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Advance care planning in perinatal settings: national survey of implementation using Normalisation Process Theory


Background Perinatal advance care planning (PnACP) is a process of formal decision-making to help families plan for their baby’s care when recognised that they may have a life-limiting condition. While PnACP is recommended in policy, there is a lack of evidence to support implementation and development in the perinatal setting.

Objective To conduct an online survey of UK and Ireland perinatal providers to examine how PnACP is operationalised in current practice.

Methods A secure online questionnaire was developed to collect data on (1) ‘what’ is being implemented, (2) the ‘processes’ being used, (3) perceived impact and (4) unmet support needs. Data were analysed using basic descriptive statistics, thematic analysis and through a conceptual lens of Normalisation Process Theory.

Results Questionnaires were completed by 108 health professionals working in 108 maternity and neonatal services, representing 90 organisations across the UK and Ireland. This revealed many resources and examples of good practice to support PnACP. However, there was wide variation in how PnACP was conceptualised and implemented. Existing frameworks, pathways and planning tools are not routinely embedded into care, and respondents identified many barriers that negatively impact the quality of care. They called for better integration of palliative care principles into acute settings and more investment in staff training to support families at existentially difficult times.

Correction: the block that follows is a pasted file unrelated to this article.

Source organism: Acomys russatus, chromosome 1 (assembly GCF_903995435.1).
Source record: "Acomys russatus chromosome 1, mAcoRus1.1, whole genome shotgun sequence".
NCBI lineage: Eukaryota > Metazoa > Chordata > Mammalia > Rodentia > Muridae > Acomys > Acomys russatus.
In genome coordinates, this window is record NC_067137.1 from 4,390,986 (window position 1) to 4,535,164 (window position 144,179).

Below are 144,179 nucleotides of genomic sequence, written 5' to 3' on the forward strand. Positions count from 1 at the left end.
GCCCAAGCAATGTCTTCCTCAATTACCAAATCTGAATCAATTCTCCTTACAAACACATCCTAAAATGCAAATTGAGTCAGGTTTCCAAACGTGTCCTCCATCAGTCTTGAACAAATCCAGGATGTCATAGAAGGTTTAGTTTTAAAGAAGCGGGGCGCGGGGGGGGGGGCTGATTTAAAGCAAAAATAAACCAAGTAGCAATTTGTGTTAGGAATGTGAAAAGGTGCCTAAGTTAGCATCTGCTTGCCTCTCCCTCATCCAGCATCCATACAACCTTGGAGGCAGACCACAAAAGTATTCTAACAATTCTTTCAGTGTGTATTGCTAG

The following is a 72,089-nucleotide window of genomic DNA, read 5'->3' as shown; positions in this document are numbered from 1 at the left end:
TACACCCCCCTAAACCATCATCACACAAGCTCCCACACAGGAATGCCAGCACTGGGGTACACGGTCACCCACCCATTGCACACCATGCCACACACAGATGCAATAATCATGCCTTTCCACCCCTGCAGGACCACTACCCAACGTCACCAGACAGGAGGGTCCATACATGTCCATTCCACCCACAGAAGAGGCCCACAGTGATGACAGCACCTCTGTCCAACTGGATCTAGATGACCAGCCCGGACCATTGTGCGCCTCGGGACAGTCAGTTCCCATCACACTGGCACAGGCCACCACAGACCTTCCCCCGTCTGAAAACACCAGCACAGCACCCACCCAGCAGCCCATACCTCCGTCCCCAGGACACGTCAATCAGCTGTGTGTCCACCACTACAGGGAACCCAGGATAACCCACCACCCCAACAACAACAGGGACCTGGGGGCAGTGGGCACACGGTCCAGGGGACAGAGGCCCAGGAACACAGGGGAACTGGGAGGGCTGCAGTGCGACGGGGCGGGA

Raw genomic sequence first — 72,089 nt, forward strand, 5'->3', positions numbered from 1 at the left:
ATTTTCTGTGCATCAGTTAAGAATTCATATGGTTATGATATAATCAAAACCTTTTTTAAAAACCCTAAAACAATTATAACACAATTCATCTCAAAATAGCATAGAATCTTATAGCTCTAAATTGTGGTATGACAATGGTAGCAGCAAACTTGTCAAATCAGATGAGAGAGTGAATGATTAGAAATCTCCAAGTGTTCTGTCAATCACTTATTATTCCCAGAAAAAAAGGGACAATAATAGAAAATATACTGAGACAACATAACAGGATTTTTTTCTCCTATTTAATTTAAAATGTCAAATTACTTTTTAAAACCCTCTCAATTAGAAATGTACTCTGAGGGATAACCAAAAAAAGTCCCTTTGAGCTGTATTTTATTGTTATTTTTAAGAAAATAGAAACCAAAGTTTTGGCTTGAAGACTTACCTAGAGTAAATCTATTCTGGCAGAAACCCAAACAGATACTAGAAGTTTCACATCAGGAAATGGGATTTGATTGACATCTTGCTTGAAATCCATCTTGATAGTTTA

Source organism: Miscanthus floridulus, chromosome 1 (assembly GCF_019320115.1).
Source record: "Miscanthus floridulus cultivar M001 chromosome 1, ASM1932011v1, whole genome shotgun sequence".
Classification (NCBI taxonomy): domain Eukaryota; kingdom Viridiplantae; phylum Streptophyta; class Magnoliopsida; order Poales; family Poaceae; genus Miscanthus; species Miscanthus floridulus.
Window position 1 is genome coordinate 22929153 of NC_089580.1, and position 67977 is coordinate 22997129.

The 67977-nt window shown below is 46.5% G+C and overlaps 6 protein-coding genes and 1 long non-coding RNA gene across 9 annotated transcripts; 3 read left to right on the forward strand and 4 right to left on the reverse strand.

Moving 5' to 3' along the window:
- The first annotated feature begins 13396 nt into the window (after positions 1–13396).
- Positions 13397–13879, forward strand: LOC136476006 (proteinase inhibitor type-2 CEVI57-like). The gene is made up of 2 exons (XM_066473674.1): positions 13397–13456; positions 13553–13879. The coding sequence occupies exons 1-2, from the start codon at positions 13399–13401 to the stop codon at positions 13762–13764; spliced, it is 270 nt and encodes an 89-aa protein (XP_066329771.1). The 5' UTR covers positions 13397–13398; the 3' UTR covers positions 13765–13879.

Conclusions Priorities for additional perinatal service development include greater sharing of best practice and effective strategies to target the unique challenges of PnACP, such as time-sensitive collaborative working and decision-making in the face of high uncertainty.

  • Palliative Care
  • Neonatology
  • Intensive Care Units, Neonatal

Data availability statement

The data are not publicly available as they contain information that could compromise the personal information of respondents. However some (anonymised) aspects of the data that support the findings may be available on reasonable request from the corresponding author.

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